Two thousand, four hundred and sixteen years after Socrates’ execution for “corrupting the youth” with free thinking, many countries are still not safe places for intellectuals who question the status quo.
On Thursday, China allowed the revered dissident Liu Xiabao to die in custody at the age of 61, refusing to allow him to travel outside of China to seek treatment for liver cancer. Liu was the first Nobel peace prize winner to die in custody since the German pacifist Carl von Ossietzky, who died under surveillance in 1938 after spending years in Nazi concentration camps.
China, which has called Liu’s winning of the peace prize a “blasphemy,” typically called for the world to stay out of its “internal business” after Liu’s passing. The leader of the Norwegian Nobel committee on Thursday accused Beijing of bearing “a heavy responsibility” for Liu’s death, however. “This is ultimately a political murder,” Hu Ping, a fellow activist who had known Liu for decades told the Guardian.
True to form, China is attempting to maintain control over Liu in death as it did in life. Activist Hu Jia said authorities were pressuring Liu’s family to quickly cremate his body, only allowing relatives to hold “a simple farewell ceremony, under severe surveillance.” Ye Du, another activist and friend of Liu, said he had been warned by Chinese security services that he was not to travel. A “national ban” had been placed on activists hoping to attend Liu’s funeral, he added. The leader of the Norwegian Nobel Committee said on Friday that the Chinese consulate in Oslo had refused to receive her visa application for travel so she could attend.
Internet censors have also wiped out comments about Liu on Chinese social media, blocking search terms including Liu Xiaobo, LXB and RIP. The phrase “I have no enemies,” a statement Liu famously made in the courtroom, surrounded by those trying to destroy him, was ironically also banned.
Liu Xiabao became well-known in China in the 80’s as a combative, witty professor of literature whose lectures electrified students. He became famous when he took the side of the students in pro-democracy protests in Tianamen square, first as one of the prominent “four gentlemen” who launched a hunger strike in support of the students; then by helping to negotiate a peaceful exit from the square for remaining demonstrators amid China’s strong-arm response. China’s decision to jail Liu for 11 years over his support for the call for peaceful democratic reform was the inspiration behind the Norwegian Nobel committee honouring him with its peace prize in 2010, a move which angered China and made Liu an international celebrity dissident.
Liu was overseas when the pro-democracy movement erupted and went home despite the risks, echoes of Dietrich Bonhoeffer who returned home to Germany in 1940 to clandestinely fight the Nazis. Like Bonhoeffer, Liu paid a heavy and ultimately fatal price. For Liu, the immediate consequences were jail, an end to his career as a brilliant young literary professor, and the end of his first marriage, to Tao Li. His ability to see his son Liu Tao was also limited.
After 1989, many outspoken figures fled abroad or fell silent: “Others can stop. I can’t,” said Liu. It was in a labour camp in 1996 that he married the poet Liu Xia.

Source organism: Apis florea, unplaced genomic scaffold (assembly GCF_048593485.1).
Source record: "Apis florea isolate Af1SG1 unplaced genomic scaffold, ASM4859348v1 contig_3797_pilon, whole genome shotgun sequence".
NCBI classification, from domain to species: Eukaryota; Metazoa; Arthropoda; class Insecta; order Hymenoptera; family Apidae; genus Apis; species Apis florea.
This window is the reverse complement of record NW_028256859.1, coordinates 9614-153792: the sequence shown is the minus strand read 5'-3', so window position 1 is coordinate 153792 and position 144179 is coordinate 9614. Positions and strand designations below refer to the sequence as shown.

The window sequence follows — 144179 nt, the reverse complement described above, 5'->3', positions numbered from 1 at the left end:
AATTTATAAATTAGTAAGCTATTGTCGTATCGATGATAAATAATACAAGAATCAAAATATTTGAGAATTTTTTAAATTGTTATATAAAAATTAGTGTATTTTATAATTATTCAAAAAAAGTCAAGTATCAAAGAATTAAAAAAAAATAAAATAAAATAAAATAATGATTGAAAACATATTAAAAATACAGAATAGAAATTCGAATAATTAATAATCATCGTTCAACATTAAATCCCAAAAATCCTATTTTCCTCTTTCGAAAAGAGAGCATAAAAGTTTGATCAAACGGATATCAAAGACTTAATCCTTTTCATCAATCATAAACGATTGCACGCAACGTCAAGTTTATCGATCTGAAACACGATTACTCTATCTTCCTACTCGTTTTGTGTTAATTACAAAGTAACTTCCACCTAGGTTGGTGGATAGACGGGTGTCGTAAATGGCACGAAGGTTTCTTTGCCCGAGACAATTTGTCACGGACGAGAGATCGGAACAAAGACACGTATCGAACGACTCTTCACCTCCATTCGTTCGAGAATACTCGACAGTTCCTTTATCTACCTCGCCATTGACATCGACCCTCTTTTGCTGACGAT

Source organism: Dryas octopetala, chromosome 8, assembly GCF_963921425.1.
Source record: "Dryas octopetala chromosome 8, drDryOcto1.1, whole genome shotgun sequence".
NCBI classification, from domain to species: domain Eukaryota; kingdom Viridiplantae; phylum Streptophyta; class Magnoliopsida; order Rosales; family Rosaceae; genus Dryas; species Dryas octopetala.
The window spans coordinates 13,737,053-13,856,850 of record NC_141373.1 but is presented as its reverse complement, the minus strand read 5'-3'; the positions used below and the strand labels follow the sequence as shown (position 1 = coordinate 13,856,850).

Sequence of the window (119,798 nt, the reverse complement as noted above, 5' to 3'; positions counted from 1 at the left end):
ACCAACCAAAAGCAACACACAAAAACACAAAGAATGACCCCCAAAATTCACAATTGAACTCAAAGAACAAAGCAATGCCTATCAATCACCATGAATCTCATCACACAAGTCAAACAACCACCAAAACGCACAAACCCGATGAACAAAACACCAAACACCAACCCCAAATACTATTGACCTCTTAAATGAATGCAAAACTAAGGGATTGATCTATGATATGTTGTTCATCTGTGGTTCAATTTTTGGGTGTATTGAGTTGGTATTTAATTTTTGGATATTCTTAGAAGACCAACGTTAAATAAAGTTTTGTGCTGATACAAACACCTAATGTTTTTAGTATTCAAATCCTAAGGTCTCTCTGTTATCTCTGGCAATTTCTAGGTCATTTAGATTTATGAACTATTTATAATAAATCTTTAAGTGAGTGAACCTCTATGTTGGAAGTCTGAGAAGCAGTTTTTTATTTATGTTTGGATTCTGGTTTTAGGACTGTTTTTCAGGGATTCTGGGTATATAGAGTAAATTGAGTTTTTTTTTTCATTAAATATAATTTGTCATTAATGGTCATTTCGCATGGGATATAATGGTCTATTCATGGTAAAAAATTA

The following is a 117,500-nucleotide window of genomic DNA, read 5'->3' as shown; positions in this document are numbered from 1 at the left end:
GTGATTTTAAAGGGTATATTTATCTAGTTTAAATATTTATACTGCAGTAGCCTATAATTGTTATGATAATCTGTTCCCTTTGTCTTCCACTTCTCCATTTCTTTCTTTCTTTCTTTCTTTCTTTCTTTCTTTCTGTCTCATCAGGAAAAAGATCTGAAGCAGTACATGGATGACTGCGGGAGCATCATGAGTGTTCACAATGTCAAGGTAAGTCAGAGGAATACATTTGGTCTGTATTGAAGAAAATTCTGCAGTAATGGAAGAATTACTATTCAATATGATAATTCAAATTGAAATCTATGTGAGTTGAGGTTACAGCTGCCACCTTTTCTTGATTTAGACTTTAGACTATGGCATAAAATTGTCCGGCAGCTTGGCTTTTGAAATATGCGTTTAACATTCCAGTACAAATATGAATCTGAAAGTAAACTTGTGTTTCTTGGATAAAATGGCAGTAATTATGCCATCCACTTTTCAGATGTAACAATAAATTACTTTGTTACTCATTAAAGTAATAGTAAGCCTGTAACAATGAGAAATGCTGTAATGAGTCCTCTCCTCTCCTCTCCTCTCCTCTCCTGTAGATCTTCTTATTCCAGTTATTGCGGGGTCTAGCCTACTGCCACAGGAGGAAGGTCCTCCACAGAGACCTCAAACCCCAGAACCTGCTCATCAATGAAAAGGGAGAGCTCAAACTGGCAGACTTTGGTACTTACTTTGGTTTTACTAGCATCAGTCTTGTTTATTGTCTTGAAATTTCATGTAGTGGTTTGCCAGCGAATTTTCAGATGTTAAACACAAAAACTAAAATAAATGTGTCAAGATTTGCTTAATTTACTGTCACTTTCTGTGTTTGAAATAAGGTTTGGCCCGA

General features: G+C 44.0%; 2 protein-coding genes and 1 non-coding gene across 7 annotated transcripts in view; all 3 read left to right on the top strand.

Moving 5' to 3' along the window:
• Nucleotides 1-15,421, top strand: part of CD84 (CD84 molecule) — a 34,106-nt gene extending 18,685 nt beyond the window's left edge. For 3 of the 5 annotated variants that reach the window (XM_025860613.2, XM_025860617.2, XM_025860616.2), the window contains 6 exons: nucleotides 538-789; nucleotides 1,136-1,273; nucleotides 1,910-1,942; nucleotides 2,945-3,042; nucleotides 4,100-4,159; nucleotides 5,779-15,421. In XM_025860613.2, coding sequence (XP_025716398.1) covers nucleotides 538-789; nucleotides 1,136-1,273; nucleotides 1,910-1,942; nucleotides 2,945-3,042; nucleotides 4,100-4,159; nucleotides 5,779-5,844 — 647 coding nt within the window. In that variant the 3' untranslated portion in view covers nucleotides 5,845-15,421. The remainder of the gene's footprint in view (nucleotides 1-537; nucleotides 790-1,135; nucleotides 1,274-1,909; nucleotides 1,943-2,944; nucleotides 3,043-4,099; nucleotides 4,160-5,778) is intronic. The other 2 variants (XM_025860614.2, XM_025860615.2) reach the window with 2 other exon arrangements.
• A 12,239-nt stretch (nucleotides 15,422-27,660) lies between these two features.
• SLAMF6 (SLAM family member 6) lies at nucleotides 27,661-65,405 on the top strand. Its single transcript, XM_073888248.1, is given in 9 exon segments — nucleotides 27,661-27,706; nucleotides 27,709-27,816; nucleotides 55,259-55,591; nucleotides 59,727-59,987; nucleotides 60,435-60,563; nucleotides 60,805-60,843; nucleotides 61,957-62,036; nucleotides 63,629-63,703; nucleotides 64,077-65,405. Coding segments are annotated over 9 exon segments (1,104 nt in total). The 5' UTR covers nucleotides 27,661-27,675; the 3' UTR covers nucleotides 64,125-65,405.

“A calm and steady mind can look at a steel gate and see a road to freedom,” Liu wrote of life as a prisoner. Liu insisted that love would overcome hate and progress would be made. Outside, however, the political repression only increased and China did not budge on Liu. Friends at home and abroad were enraged at the late diagnosis of liver cancer and the authorities’ refusal to let the couple go abroad or to show them clemency.
Liu Xia has been living under house arrest since 2010. Ms. Liu has found her isolation hard to take and has chronicled her suffering in poetry and art. In a rare interview in 2012, when reporters with The Associated Press managed to sneak past guards and enter her apartment in Beijing, she said, “Kafka could not have written anything more absurd.”
Repression in China has worsened in recent years as outside pressure has decreased and even once celebrity causes like Tibetan freedom have faded from public view. Sophie Richardson, the China director of Human Rights Watch, says that there is “progressively less interest in foreign governments in really fighting as hard as they ought to have for systemic change in China.”
Mr. Kamm of the Dui Hua Foundation, who works for the freedom of political prisoners in China, told the New York Times he would continue to present lists of prisoners to Chinese officials, however. Now he also plans to point out how the government’s treatment of Mr. Liu has hurt China’s image in the global community.
“I think they have taken an incredible hit on this,” Mr. Kamm said. “There are five prisoners on my list tonight that I will use this to try to get out of prison into their loved ones’ arms.”
Faced with death, Socrates famously argued that if the government was wise it would not execute him, but rather provide him a salary. Afraid of “mere” words and ideas, China continues to silence its gadflies.
Liu Xiaobo has already attained heroic stature in China and beyond, an academic who lost his life in order to speak for the good of the people in the face of the government. His example will continue to goad all of us into asking hard questions about the level of our own courage and steadfastness in the face of systemic injustice.
Matthew Gindin is a journalist, educator and meditation instructor located in Vancouver, BC. He is the Pacific Correspondent for the Canadian Jewish News, writes regularly for the Forward and the Jewish Independent and has been published in Tricycle: The Buddhist Review, Religion Dispatches, Kveller, Situate Magazine, and elsewhere. He writes on Medium from time to time.